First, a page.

3 ways we support the growing machinery imports into the UK
Recent changes in global and domestic markets, compounded by Brexit, have led to an increase in direct shipments to UK of agriculture, construction and mining machinery. Find out how our Southampton terminal is equipped to improve your UK supply chain.
Traditionally seen as an export terminal for construction, agriculture and mining machinery, Southampton has been well positioned as a hub for delivering products to the world market. However, a combination of Brexit and changes in global markets has resulted in an increase in goods being imported directly into the UK.
As the gateway to the UK dealerships and job sites, our Southampton terminal presents machinery OEMs with direct access to their UK market.
“We’re seeing more global shippers realise the benefits of direct shipment into Southampton,” says Paul Barker, director and general manager for port operations and terminals at Wallenius Wilhelmsen UK. “It’s becoming more cost efficient for companies as they can not only access their UK markets more quickly but can also take advantage of our value-added services.”
1. Direct UK port call provides greater cost and time efficiencies
Previously, global OEMs would generally ship their UK bound machines to the European mainland before being distributed to the UK by truck or short sea shipment.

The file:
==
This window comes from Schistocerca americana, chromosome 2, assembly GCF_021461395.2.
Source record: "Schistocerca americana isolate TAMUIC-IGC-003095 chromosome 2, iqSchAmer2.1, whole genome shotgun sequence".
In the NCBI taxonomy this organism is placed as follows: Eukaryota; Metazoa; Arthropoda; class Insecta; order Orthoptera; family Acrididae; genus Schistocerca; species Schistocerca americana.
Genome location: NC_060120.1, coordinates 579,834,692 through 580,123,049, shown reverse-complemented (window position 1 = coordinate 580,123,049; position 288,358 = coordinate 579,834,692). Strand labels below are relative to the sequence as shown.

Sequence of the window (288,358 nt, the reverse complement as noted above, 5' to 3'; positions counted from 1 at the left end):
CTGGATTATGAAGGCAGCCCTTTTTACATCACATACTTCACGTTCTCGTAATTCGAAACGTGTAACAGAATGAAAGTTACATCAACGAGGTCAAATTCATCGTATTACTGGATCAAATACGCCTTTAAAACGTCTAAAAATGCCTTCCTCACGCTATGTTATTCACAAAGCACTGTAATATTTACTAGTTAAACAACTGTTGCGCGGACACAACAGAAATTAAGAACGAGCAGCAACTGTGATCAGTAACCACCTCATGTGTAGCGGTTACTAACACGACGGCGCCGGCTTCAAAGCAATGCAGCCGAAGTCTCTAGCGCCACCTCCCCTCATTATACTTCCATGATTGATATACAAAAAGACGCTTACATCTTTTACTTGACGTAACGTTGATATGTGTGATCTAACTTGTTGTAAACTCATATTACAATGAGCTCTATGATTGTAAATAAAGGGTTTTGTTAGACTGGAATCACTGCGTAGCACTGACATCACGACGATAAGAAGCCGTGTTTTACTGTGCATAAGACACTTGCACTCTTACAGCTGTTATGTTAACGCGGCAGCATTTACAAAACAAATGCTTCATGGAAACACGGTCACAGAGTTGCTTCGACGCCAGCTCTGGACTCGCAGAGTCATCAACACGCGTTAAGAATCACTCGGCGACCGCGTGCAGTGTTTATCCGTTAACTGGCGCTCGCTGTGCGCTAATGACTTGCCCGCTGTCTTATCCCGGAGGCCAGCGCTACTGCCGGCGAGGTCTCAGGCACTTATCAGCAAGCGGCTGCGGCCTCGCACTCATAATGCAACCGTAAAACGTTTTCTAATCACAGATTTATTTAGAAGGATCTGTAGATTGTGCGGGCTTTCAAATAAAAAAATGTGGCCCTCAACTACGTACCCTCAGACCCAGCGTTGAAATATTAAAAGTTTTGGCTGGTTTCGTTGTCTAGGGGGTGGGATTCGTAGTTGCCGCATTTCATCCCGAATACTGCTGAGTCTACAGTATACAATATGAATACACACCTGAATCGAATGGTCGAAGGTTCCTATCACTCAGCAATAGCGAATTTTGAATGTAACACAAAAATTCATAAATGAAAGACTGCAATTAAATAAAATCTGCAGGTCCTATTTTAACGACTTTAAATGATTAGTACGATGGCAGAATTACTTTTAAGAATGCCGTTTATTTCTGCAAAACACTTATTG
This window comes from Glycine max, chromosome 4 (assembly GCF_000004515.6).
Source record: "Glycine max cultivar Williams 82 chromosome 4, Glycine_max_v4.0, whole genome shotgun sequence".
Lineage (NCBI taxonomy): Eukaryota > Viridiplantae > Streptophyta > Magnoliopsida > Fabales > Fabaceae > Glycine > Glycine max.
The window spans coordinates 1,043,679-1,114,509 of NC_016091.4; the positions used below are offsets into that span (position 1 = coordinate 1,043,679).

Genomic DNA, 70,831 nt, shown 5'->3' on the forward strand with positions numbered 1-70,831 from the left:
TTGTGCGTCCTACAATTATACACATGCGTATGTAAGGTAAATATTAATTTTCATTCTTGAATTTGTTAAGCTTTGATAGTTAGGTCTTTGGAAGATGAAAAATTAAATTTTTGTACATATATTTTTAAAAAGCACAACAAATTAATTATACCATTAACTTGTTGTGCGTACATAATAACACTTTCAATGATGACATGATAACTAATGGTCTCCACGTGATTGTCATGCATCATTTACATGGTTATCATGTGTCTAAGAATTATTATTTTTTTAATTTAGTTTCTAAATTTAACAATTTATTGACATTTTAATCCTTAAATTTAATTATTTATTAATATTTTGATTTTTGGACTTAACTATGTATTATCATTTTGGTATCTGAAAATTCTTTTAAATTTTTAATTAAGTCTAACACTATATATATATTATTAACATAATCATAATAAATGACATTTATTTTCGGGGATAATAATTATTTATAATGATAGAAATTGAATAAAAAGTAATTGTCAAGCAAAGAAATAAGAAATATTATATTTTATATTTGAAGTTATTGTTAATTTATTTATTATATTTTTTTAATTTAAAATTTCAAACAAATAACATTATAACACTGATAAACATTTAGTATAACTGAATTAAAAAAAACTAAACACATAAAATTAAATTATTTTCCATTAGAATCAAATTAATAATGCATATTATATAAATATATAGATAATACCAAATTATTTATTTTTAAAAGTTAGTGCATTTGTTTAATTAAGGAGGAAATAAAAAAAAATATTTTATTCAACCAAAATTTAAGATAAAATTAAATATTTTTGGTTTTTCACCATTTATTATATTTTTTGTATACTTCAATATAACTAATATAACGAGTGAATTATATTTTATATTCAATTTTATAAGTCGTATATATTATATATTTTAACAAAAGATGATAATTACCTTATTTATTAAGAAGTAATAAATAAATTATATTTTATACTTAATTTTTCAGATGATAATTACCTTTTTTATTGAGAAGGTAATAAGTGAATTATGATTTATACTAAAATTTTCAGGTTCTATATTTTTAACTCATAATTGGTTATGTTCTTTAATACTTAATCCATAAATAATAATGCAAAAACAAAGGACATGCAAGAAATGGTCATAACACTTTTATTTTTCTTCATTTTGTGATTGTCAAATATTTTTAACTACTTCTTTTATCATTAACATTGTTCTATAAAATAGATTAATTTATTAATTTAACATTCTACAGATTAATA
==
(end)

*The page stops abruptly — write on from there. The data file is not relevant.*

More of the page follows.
Brexit means that the UK is now a third country in customs terms, so goods destined for here now remain aboard vessels until they reach Southampton. Unsurprisingly, import volumes coming directly into the port have risen by up to 200% in the past nine months.
Removing that extra European leg of the journey not only speeds up time to market and lowers costs, but it also ensures customers have greater availability of inventory in the UK. Whereas previously Southampton would have received relatively low volumes of imports arriving directly from Asia and the Americas, most vessels are now carrying greater volumes and those levels are increasing.
“For our agriculture, construction and mining OEMs, the change has helped reduce their costs as they don’t have to worry about shipping machinery to the UK after it has reached mainland Europe,” Barker says.
Increased volumes of agriculture, construction and mining machinery at Southampton terminal
2. Offering EPC services for a seamless supply chain
Shipping directly is just one piece of the logistics puzzle – ensuring products are in dealer-ready condition is equally important.
To support customers in preparing their products for end customers, we have expanded our service offering. Instead of being a port and cargo terminal with goods delivered, stored and shipped, Southampton is now in a position to provide EPC services.
Currently, we can offer small scale processing services and adaptations from fitting buckets on diggers to fitting data tracking to machines. As the market develops, these services will increase.
"We’re at the early stages of our processing support, but it’s advancing quickly. Our target is to provide customers with a seamless shipping and logistics service into the UK,” says Barker.
3. Providing full terminal services to boost supply chain velocity
On top of the developing EPC services, Southampton is also offering customs clearance, storage and load building ahead of distribution to UK dealerships and job sites.
Furthermore, while most of the machinery imports to Southampton are arriving on our vessels, OEMs arriving with other shipping lines can procure our terminal services as well.
“We see all these value-added services growing in line with customer demand and we will work in partnership with them to help improve their UK supply-chain," says Barker.